I have a friend who teaches skiing. We’ve been friends since we skied together as young adults in the amazing Rocky Mountains more than a couple decades ago. Both of us have grown children now. Too bad we live in different parts of the continent, as I know our kids would be fast friends.
Over Christmas Don and I spoke through video chat. He had a sense of heaviness in his voice when he spoke of his son. “I’ll be honest, Suzanne, I’m worried he’s depressed”. Don’s son attends university and is clever and ambitious, but not able to direct his energies forward. He described his son as “painfully shy.”
Don and I spoke of the successful aspects of their father and son relationship. He parents like he skis, calmly navigating the hills and valleys thoughtfully. Don said, “While you’re in the middle of it, you can’t tell if it’s going smoothly. It’s not until you reach the bottom and see the S-curve on the snowy slopes that you get the feedback that you crave.” Don was looking for that same positive feedback from his son. Don just wanted to know if he had done all he could for launching his son into the confusing adult world.
As much as we would like, kids can’t give us the feedback that would help us in our own hills and valleys of parenting. They can’t tell us what aspects we’re doing right and wrong. We can’t be sure how valuable our efforts of teaching and mentoring has been. Science does tell us, however, that our children can feel our intention behind our acts. Research indicates that it is the intention behind our actions while we parent that hold the real power.
It turns out that being real, really matters. Our intentions are what matters. Children, and most of us, can feel the intention behind an act. Through our ability to sense and mimic others (research now shows us we have a mimic gene), it is discernable whether or not our parenting behaviors are motivated by altruistic means or selfish means. Your child can feel the integrity. That’s what’s knowable, like seeing that perfect S-curve after turning your skis down a hill of fresh snow.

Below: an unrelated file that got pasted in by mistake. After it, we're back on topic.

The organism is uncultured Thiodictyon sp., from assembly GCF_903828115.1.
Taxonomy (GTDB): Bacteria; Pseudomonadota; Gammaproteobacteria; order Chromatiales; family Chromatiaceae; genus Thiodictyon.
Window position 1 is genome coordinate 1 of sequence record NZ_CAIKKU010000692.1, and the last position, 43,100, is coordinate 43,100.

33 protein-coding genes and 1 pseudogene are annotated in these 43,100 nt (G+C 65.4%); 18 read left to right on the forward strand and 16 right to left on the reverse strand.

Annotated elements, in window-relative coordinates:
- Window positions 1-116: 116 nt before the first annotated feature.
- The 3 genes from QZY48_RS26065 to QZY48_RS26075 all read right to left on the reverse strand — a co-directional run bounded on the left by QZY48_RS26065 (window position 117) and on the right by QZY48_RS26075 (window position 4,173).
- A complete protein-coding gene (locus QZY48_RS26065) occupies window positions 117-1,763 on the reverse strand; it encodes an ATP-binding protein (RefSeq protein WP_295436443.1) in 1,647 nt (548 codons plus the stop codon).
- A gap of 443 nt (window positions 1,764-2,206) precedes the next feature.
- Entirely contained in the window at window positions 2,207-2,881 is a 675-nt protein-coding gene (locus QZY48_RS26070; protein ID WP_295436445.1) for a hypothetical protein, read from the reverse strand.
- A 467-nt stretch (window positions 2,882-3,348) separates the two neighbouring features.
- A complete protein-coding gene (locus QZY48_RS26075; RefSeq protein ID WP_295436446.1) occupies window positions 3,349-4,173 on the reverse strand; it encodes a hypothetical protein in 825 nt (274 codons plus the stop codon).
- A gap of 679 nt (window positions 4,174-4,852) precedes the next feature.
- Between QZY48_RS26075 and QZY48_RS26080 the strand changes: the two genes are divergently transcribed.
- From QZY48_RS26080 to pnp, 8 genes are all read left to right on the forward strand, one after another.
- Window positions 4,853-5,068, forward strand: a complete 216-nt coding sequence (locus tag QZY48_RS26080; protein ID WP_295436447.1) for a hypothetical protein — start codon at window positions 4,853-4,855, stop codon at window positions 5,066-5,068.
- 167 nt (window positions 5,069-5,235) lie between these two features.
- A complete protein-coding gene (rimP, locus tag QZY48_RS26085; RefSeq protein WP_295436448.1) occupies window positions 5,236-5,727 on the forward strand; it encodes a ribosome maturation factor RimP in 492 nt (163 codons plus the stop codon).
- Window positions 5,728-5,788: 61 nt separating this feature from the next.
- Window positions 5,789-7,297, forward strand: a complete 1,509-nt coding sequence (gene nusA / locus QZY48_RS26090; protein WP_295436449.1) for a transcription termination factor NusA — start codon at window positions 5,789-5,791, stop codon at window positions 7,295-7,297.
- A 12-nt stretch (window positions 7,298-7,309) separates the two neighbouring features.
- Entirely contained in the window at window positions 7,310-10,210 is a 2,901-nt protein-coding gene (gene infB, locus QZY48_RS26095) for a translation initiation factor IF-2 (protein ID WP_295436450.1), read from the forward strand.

We want our children to have a relationship with the truth. Although we hope they act with integrity, how truthful they are is not in our control. You and I can only control their ability to experience the truth in our interactions. Ensuring our children know what the truth feels like can be lifesaving.
They can only get that knowledge through their relationship with you. You need to be honest and transparent. Even if your child is too young to use adult words, use adult words if you must, to convey your genuine sentiment at the moment. It’s the genuine sentiment that they connect with and that they need to thrive.
Back on the slopes, downhill skiing incorporates the muscle system to coordinate the stabilizing of the core muscles while allowing freedom of motion at the knee muscles for softening impact on bumpy terrain. Social interactions involve the communication system to stabilize emotions while allowing a stream of thoughts to flow in response to the surrounding party atmosphere. Both activities involve regular deep breathes. In skiing you exhale after executing a turn, in social situations you exhale before approaching a person to engage in conversation.
At a party it can be quite unpredictable what gets said and how your words are interpreted, not unlike skiing when you head down a patch of fresh snow that involves tree skiing. Yikes! Breath. Slow down. Focus on the target.
While at a party, yikes, a group joins you and it becomes a kitchen party where a moment ago it was just you and one other. Breathe/ Slow down your words and focus. The goal is to hang in a little longer. Find one more topic that can be pulled out of the conversation to socialize a little longer.
Don is right, shyness is like skiing. Keep being calm and thoughtful as you navigate the hills and valleys, my friend. There’s no job more important job than raising children well. Ultimately, our children are our world peace plan.